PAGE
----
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ARLENE’S BRISKET

  • Serving
    8 People
  • View
    51

Ingredients

Family Story

I cook dinner most nights and normally my menu plan is heavy on the vegetables, whole grains and--no red meat. But on Passover, I make brisket. Every year. When my son, Max, was fifteen he asked me if I could get “Arlene’s recipe and make brisket for Passover.” When he was nine he had eaten ‘Arlene’s brisket’ at her Seder and apparently, he never forgot it. Arlene is my oldest and best friend. She knows my kids starting with their amnio photos, and when I called and told her Max asked for her brisket recipe, she actually teared up. Max wasn’t so interested in the “service stuff,” as he calls the Haggadah, but he was interested in the brisket, and when he and his sister, Molly, together asked the classic Passover question, “why is this night different from all other nights,” for him, I’m sure the answer was, because tonight we are having brisket! A few years later when Molly was bat mitzvahed, I listened as she sang the prayer, L’ Dor Va Dor. It means “from generation to generation,” and refers to the passing down of the Torah. I love this prayer, both the melody and the meaning, and I wondered, “how do I, who can neither read nor speak Hebrew, pass down my Jewishness to my children?” And then, I thought of brisket. And of women handing down recipes across ages and continents. Recipes scrawled in black pencil on a scrap of butcher paper, or neatly printed in blue ball point pen on a crisp index card. Women reaching out from Polish shtetls and New York’s lower East Side tenements, to my mother’s kitchen in the midwestern town on the Missouri River where I grew up, to my own house now in Los Angeles. It’s not Torah, but it is tradition. L’dor va dor, from generation to generation. Thank you my dear friend for the connections and the brisket.

Directions

1 Step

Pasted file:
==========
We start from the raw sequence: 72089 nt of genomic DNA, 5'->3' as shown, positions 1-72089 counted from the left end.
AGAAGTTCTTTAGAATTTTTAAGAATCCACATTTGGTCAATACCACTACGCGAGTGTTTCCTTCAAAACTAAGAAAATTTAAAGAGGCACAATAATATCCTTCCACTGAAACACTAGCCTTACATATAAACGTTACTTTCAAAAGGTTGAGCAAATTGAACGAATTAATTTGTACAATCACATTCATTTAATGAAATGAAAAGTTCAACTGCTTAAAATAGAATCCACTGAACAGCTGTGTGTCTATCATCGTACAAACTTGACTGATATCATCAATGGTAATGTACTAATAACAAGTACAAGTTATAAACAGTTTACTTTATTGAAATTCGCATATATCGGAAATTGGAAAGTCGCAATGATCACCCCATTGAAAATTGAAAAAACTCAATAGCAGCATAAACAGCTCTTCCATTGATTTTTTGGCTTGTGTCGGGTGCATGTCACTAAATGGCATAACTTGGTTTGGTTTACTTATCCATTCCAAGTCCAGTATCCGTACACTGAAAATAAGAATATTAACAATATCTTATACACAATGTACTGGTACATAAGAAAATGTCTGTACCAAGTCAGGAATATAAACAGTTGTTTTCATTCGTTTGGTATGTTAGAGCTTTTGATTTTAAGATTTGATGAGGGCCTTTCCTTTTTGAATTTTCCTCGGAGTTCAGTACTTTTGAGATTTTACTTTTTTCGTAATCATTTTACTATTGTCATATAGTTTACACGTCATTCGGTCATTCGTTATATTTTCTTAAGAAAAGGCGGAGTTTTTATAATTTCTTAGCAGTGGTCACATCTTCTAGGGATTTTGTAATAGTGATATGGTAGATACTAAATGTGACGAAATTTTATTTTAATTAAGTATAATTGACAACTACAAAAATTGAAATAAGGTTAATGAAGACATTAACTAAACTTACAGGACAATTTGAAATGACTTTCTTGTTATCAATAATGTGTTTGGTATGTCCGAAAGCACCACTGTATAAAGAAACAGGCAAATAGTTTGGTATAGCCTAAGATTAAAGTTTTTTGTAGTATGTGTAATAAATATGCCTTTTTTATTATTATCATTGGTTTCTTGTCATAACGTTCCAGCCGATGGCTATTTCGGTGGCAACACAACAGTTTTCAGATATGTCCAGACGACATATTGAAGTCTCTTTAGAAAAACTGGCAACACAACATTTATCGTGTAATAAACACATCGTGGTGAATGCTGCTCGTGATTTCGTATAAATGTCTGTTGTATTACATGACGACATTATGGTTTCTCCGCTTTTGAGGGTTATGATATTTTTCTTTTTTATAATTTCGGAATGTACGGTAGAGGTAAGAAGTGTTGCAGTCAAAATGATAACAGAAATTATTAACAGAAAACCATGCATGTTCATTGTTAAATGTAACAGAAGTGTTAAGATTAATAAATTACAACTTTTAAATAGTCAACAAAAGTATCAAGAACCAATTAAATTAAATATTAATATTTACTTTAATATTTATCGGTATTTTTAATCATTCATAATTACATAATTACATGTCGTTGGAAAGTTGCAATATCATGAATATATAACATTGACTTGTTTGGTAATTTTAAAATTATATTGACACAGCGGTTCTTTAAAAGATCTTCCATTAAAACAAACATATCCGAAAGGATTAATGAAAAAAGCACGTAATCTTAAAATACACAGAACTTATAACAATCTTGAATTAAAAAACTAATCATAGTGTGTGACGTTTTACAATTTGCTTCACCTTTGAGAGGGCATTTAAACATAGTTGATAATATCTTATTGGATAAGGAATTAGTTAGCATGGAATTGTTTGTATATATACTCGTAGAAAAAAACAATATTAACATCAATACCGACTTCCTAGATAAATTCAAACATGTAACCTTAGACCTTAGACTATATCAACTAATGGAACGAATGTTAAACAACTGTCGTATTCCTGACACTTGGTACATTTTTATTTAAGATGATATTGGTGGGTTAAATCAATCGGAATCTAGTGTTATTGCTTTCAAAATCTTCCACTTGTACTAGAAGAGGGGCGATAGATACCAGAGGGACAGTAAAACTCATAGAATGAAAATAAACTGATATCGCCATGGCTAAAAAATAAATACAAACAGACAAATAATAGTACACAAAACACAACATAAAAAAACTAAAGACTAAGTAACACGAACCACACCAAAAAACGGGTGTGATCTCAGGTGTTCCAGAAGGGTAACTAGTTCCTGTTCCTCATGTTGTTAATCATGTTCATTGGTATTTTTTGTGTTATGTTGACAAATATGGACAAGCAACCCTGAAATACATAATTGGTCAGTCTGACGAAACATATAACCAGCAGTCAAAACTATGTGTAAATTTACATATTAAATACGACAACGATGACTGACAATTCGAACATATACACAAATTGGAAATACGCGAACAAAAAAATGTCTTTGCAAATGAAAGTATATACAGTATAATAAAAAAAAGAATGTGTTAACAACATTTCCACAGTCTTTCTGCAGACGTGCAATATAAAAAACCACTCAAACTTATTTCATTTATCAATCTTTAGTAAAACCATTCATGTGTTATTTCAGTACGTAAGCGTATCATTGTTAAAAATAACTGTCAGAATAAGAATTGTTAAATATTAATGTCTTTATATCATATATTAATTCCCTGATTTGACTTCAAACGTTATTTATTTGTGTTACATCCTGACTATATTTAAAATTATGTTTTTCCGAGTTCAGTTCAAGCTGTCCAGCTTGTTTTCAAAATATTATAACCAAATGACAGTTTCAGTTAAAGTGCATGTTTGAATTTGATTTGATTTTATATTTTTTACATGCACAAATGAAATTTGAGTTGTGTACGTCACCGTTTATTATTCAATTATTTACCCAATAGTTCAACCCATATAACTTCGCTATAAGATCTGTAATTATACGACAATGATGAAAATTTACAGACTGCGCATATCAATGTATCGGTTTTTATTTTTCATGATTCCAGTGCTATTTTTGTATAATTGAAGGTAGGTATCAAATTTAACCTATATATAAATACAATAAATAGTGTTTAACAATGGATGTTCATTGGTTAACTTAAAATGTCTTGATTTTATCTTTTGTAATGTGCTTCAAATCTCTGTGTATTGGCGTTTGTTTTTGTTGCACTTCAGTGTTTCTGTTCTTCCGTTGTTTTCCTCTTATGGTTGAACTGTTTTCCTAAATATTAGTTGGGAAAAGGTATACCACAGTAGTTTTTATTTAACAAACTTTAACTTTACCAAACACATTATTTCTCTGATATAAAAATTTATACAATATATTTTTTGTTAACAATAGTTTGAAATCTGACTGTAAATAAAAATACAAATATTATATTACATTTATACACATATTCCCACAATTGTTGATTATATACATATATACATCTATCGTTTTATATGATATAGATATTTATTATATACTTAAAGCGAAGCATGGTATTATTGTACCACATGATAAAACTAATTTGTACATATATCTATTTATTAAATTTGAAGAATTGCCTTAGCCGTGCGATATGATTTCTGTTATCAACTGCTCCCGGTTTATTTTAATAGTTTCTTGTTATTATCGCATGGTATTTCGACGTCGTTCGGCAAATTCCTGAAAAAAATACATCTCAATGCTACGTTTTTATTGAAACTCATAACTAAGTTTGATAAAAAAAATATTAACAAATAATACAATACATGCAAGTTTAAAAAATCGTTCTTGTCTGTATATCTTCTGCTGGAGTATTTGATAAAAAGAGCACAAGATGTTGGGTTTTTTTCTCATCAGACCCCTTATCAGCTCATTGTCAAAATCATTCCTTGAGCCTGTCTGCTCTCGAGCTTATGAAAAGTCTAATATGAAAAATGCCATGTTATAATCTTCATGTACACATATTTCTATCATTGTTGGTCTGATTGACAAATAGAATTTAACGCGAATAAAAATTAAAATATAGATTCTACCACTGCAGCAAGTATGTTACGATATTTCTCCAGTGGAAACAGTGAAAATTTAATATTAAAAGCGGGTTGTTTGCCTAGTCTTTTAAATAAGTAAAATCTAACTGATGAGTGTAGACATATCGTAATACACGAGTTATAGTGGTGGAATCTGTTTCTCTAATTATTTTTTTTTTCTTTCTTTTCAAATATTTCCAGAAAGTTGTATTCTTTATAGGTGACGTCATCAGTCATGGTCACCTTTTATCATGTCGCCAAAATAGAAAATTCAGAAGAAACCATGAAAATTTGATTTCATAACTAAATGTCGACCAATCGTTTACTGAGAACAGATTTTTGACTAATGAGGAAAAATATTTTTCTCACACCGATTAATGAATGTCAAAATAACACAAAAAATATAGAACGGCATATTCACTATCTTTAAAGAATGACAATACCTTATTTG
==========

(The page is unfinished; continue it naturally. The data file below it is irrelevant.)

Heat the oil in a large roasting pot. Sauté the onions for 2-3 minutes, then add the meat and brown it on both sides. Now add the water and brown sugar. If you like to cook with wine, use half wine and half water. Put some extra brown sugar on the top of the meat. Simmer, covered, on top of the stove over low heat for about 2 hours. Add the apricots, prunes, carrots and potatoes. Continue simmering for 2-3 more hours. Add more water if needed. Cool completely. Remove brisket and the potatoes from the pot (if you didn’t use prunes with the pits removed to begin with, they will have removed themselves and collected at the bottom of the pot. Remove them now. A small strainer or a slotted spoon should do the trick.) Blend the remaining juices and fruit and onions. An imersion blender is easiest. Get your biggest knife and trim off a lot of the fat and then slice the meat across the grain. Place slices in a shallow baking pan with 2- 3 inch sides. Pour blended juices over the slices. Add a little water if you need to thin it out. Cover with foil and refrigerate. Do all this the day before you want to serve. Reheat in a low oven (about 300 degrees) for a few minutes or a few hours before time to serve. This will serve 6-10 people, (depending on how many 15 year old boys are eating with you). You should have enough left for lunch on a piece of matzo the next day. Note: The measures are suggestions, everything can be adjusted up or down to fit your particular needs and preferences. I usually have more than 10 people for Seder and therefore I get a brisket that’s 10-12 lbs. and increase the other ingredients accordingly. It’s a huge piece of meat and you need a very big pan, even then you’ll probably need to cut into two pieces.

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